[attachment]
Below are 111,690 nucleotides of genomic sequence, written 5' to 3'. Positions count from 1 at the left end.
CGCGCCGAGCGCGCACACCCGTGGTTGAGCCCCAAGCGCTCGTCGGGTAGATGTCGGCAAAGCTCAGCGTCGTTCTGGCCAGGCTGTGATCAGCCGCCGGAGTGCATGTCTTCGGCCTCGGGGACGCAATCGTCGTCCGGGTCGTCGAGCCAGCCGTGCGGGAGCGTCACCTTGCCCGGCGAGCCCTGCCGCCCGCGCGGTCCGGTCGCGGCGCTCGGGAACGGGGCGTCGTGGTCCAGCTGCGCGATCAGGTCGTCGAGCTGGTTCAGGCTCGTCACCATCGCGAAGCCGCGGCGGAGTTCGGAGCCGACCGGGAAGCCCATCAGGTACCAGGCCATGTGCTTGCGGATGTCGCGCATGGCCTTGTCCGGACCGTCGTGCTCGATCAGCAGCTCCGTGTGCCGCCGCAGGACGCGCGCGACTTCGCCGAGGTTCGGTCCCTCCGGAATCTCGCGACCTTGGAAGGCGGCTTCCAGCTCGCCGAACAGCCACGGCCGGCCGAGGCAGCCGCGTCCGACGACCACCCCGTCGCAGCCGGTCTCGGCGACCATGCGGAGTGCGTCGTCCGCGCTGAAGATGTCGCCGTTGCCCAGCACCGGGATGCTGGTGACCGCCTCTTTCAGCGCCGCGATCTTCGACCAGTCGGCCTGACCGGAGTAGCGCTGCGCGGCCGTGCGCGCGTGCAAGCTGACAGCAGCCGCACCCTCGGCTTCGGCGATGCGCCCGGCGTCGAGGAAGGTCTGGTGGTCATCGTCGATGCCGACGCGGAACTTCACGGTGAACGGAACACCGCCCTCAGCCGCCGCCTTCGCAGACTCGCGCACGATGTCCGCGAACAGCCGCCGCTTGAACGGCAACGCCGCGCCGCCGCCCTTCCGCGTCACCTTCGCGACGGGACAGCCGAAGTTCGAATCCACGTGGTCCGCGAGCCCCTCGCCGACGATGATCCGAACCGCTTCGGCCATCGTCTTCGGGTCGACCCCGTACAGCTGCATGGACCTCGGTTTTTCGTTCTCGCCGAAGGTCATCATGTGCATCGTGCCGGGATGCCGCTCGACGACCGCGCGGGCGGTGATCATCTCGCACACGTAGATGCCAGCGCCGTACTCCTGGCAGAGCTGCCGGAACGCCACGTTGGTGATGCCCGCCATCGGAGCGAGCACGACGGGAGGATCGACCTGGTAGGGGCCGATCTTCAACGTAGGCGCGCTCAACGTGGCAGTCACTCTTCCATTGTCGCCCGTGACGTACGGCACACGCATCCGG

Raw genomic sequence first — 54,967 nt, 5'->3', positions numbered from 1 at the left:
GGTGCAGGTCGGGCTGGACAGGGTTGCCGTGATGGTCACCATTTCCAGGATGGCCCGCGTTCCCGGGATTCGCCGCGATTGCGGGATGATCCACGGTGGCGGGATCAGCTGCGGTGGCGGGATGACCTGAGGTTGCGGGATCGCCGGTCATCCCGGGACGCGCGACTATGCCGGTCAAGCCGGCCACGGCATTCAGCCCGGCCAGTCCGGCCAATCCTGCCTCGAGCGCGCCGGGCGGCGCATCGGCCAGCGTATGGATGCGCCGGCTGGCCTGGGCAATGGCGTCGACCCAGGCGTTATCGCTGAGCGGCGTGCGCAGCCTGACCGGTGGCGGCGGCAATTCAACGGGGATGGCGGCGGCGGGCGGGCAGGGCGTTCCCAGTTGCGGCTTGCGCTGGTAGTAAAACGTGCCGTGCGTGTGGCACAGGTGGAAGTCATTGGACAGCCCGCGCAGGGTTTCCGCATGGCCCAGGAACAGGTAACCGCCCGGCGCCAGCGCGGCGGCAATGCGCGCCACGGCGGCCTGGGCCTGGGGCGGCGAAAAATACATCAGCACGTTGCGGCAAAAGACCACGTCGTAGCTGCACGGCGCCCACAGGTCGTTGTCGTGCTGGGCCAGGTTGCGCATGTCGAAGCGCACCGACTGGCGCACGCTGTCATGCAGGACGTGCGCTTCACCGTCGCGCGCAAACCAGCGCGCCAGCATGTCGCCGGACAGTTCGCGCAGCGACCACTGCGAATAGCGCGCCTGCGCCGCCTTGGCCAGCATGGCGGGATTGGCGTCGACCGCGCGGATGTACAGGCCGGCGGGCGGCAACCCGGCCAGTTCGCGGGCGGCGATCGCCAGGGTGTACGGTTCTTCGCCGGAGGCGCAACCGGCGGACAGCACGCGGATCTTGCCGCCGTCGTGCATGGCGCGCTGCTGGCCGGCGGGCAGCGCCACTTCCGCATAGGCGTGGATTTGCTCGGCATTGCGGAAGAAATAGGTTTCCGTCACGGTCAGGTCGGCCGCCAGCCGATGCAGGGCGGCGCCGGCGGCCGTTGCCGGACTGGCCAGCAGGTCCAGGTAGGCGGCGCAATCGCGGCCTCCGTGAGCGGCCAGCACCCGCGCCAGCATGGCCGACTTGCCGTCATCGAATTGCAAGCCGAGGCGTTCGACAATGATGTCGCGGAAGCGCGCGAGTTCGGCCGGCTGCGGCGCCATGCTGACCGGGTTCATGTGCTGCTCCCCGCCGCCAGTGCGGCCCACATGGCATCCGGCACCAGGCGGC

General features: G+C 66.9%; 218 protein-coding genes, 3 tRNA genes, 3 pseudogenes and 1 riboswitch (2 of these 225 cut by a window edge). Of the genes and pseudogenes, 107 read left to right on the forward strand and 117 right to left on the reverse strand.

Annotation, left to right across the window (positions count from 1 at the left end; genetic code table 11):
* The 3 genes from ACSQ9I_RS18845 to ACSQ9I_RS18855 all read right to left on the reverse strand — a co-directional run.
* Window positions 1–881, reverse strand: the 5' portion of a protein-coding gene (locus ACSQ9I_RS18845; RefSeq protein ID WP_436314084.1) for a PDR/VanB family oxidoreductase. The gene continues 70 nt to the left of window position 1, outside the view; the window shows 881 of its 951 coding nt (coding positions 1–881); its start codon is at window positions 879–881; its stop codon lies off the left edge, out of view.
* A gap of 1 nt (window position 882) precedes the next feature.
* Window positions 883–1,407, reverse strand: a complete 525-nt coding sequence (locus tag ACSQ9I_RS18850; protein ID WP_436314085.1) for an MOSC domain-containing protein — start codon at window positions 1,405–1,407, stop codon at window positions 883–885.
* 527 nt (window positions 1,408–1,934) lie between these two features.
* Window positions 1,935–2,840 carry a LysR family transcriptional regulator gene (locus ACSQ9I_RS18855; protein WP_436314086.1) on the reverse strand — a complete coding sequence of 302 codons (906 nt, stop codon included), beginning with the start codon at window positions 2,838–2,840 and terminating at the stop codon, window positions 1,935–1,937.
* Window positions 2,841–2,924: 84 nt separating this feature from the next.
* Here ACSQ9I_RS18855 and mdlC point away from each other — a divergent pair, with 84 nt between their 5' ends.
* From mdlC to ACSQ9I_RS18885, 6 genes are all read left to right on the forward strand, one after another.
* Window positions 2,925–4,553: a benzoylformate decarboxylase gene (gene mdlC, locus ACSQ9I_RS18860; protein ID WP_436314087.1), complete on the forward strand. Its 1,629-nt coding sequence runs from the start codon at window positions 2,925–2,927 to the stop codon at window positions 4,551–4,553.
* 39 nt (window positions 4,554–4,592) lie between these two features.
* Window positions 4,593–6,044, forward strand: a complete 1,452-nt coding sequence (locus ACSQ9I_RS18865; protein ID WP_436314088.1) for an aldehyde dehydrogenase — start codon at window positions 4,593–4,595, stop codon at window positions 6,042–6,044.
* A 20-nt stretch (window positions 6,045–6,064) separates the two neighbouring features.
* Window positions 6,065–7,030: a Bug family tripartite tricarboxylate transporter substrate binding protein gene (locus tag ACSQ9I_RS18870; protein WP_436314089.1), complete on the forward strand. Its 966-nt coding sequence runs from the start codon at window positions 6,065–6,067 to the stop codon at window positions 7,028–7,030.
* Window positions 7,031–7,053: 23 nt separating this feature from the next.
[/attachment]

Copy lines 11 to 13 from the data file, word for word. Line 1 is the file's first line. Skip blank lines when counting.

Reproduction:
* 527 nt (window positions 1,408–1,934) lie between these two features.
* Window positions 1,935–2,840 carry a LysR family transcriptional regulator gene (locus ACSQ9I_RS18855; protein WP_436314086.1) on the reverse strand — a complete coding sequence of 302 codons (906 nt, stop codon included), beginning with the start codon at window positions 2,838–2,840 and terminating at the stop codon, window positions 1,935–1,937.
* Window positions 2,841–2,924: 84 nt separating this feature from the next.